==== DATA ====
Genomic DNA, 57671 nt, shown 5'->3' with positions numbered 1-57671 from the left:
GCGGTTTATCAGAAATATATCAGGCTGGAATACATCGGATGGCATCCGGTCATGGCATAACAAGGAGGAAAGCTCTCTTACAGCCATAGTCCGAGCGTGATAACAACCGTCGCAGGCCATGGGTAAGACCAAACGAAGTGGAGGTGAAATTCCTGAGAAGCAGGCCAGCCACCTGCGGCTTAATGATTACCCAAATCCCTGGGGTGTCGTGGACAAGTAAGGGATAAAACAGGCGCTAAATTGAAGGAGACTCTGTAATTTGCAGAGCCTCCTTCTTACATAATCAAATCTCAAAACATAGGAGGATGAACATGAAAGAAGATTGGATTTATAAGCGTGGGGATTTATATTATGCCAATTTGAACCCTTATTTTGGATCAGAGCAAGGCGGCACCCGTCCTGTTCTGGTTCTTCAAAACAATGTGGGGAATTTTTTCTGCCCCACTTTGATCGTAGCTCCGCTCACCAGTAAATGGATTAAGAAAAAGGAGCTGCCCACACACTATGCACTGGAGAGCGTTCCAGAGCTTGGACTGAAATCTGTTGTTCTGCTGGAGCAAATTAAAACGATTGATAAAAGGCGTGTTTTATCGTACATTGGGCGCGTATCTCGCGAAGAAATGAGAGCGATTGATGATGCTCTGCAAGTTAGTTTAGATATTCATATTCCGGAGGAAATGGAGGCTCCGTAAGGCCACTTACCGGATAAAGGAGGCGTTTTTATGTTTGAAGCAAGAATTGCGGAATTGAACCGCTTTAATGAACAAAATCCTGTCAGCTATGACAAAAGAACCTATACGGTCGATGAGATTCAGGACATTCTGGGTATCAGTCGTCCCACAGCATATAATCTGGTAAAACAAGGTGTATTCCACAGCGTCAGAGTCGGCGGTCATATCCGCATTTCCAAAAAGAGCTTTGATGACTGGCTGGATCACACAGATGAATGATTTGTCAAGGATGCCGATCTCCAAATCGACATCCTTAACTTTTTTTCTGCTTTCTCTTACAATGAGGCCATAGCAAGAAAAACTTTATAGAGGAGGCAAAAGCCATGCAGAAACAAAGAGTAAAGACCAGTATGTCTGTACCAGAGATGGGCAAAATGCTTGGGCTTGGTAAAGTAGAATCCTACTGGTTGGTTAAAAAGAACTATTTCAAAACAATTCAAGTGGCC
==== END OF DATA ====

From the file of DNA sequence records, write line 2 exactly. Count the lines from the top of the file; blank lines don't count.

GCGGTTTATCAGAAATATATCAGGCTGGAATACATCGGATGGCATCCGGTCATGGCATAACAAGGAGGAAAGCTCTCTTACAGCCATAGTCCGAGCGTGATAACAACCGTCGCAGGCCATGGGTAAGACCAAACGAAGTGGAGGTGAAATTCCTGAGAAGCAGGCCAGCCACCTGCGGCTTAATGATTACCCAAATCCCTGGGGTGTCGTGGACAAGTAAGGGATAAAACAGGCGCTAAATTGAAGGAGACTCTGTAATTTGCAGAGCCTCCTTCTTACATAATCAAATCTCAAAACATAGGAGGATGAACATGAAAGAAGATTGGATTTATAAGCGTGGGGATTTATATTATGCCAATTTGAACCCTTATTTTGGATCAGAGCAAGGCGGCACCCGTCCTGTTCTGGTTCTTCAAAACAATGTGGGGAATTTTTTCTGCCCCACTTTGATCGTAGCTCCGCTCACCAGTAAATGGATTAAGAAAAAGGAGCTGCCCACACACTATGCACTGGAGAGCGTTCCAGAGCTTGGACTGAAATCTGTTGTTCTGCTGGAGCAAATTAAAACGATTGATAAAAGGCGTGTTTTATCGTACATTGGGCGCGTATCTCGCGAAGAAATGAGAGCGATTGATGATGCTCTGCAAGTTAGTTTAGATATTCATATTCCGGAGGAAATGGAGGCTCCGTAAGGCCACTTACCGGATAAAGGAGGCGTTTTTATGTTTGAAGCAAGAATTGCGGAATTGAACCGCTTTAATGAACAAAATCCTGTCAGCTATGACAAAAGAACCTATACGGTCGATGAGATTCAGGACATTCTGGGTATCAGTCGTCCCACAGCATATAATCTGGTAAAACAAGGTGTATTCCACAGCGTCAGAGTCGGCGGTCATATCCGCATTTCCAAAAAGAGCTTTGATGACTGGCTGGATCACACAGATGAATGATTTGTCAAGGATGCCGATCTCCAAATCGACATCCTTAACTTTTTTTCTGCTTTCTCTTACAATGAGGCCATAGCAAGAAAAACTTTATAGAGGAGGCAAAAGCCATGCAGAAACAAAGAGTAAAGACCAGTATGTCTGTACCAGAGATGGGCAAAATGCTTGGGCTTGGTAAAGTAGAATCCTACTGGTTGGTTAAAAAGAACTATTTCAAAACAATTCAAGTGGCC